Several students, including former Student Government President Nawara Alawa, were ushered out and denied the permission to speak in Senate Chambers Wednesday evening.
“It’s unfortunate that senators felt the need to restrict the voices of constituents who sat in a meeting for over two hours,” Alawa said.
They were asked to leave before the discussion of the bill that Arts and Sciences senator Austin Sedaghatpour and SpectrUM Senator Jared Payne co-authored. The bill proposed a streamlining of the Senate standing committees and described a legislative overhaul that would a create a more organized and accountable model of Senate, Sedaghatpour said.
“Right now the students don’t have a voice,” Sedaghatpour said. “There needs to be some kind of reform.”
The new Senate structure would be composed of three standing committees – University Affairs, Academic Affairs, and Policy and Finance. Each Senate seat will already hold a place on the committee that best suits their constituents, whereas the current system allowed senators to choose their committee.
“The student body votes senators to perform a certain role,” said Efrem Silverman, a sophomore in the College of Arts and Sciences who was one of the students asked to leave the meeting. “Really they’re civil servants, and I feel like my voice should be heard there.”
Many who strive to listen to their constituents like Tyler Franz, the senior class senator, voted to deny the students’ speaking privileges because of time constraints.
“Of course I want to hear their opinions,” he said. “But we were limited to one minute of speaking time … it was strictly a time thing.”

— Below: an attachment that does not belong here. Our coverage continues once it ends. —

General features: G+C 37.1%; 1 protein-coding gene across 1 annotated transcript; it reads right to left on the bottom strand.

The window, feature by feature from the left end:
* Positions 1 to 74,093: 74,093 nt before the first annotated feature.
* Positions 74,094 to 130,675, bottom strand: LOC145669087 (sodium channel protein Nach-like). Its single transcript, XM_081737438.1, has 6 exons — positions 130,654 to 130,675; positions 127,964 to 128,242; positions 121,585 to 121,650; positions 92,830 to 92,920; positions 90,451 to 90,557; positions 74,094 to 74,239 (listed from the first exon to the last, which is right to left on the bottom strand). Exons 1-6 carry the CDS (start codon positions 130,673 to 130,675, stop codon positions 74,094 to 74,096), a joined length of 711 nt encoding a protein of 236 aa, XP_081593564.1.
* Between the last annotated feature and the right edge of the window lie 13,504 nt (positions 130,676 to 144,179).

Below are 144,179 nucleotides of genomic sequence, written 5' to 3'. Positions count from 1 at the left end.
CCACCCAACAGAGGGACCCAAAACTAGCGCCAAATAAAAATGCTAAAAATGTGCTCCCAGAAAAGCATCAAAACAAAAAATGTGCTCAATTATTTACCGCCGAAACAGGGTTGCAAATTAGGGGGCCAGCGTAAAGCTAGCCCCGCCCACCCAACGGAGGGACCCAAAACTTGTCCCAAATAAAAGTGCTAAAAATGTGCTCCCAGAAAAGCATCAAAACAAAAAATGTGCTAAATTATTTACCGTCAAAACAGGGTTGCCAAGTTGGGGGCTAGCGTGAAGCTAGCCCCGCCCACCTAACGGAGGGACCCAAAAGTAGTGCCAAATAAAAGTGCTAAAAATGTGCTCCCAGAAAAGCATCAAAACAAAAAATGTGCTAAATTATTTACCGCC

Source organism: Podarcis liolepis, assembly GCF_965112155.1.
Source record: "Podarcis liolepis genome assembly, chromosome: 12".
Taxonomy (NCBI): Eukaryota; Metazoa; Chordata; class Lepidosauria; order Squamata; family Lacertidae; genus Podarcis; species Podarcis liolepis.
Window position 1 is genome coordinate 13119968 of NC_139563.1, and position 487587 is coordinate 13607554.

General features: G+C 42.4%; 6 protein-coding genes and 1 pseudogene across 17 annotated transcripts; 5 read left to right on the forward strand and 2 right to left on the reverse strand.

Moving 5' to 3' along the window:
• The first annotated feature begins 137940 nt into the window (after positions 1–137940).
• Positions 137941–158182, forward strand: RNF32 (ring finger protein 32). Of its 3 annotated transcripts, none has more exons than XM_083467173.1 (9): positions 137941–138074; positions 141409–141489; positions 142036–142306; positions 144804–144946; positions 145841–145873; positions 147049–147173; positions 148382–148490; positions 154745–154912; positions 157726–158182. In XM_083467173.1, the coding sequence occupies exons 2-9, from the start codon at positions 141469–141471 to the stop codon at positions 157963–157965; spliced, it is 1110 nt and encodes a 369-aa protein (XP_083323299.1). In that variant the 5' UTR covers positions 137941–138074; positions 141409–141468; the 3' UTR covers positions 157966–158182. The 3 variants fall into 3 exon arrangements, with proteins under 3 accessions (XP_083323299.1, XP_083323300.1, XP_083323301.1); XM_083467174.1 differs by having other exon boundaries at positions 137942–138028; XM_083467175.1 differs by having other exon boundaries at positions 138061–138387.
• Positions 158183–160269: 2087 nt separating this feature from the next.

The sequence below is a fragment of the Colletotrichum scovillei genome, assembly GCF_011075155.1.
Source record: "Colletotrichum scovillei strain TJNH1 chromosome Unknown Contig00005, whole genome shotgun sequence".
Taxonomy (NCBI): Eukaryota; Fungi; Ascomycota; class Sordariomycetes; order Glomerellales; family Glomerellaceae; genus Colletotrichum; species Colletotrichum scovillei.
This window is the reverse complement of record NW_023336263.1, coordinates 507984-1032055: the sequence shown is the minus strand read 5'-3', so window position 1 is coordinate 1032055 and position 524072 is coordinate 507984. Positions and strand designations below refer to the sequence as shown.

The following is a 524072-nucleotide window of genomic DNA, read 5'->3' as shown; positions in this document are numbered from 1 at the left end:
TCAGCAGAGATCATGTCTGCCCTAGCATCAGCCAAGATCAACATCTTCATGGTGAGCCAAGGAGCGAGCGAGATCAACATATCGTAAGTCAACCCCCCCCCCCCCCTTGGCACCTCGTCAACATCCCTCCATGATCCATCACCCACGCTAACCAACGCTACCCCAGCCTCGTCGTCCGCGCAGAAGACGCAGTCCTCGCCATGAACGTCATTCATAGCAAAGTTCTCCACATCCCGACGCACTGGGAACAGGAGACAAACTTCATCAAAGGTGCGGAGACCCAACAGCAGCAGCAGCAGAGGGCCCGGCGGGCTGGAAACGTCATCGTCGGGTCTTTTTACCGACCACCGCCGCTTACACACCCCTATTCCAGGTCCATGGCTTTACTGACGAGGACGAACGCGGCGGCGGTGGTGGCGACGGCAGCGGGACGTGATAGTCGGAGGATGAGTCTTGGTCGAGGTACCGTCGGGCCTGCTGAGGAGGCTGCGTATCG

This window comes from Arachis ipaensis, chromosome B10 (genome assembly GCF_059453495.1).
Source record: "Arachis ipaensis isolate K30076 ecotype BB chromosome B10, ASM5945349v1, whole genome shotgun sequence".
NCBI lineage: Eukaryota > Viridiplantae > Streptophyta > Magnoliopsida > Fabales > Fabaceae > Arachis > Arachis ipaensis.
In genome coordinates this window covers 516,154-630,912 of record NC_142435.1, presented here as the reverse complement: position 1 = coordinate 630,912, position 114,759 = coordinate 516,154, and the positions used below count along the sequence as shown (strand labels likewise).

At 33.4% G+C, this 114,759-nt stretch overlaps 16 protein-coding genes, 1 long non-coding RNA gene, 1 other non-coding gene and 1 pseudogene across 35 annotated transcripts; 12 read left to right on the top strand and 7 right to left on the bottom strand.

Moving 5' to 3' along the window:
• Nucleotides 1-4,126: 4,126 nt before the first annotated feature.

Others like School of Communication Senator Alana Schmidt, however, were appalled by the decision of her colleagues and felt that senators should be more accountable to their constituents.
“I was shocked … that as Senate we couldn’t agree to make time for them,” she said. “I feel that we do need to be held accountable, and the way [Senate is] set up now, we are not.”
Prior to the students’ dismissal from Chambers, other legislation that the Executive and Judicial branches proposed were passed.
“One of the things we ran on was kind of revamping Student Government,” Vice-President Justin Borroto said.
He, along with President Bhumi Patel, Treasurer Robert Chiste and other members of the Executive Board, submitted legislation that addressed the specific duties of the vice-president, the creation of a Programming Committee and Campus Liaison Council in lieu of the advisory boards, and the development of the Freshmen Leadership Council.
“On one end it’s improving the efficiency on the internal side of things,” he said. “But really it’s setting up a way to make sure we’re giving back to students, and students have the most say in things.”
The Programming Committee and the Campus Liaison Council were two initiatives created to streamline communication within SG. The two entities serve as single channels by which all areas of SG will plan events and contact administrators.
The new Freshman Leadership Council will serve as a mentorship program for freshman looking to get involved with SG. These freshmen will be able to learn how to enhance their lives on campus with resources like the Toppel Career Center and the Butler Center for Service and Leadership, according to Borroto.
On the judicial front, Chief Justice Ricardo Fraga authored 11 amendments regarding the Organization Constituency seats of Senate.
Each year, the Court is charged with the responsibility of reviewing each of these seats’ efficiency. After their review and recommendations, Senate voted to retain all Organization Constituency seats.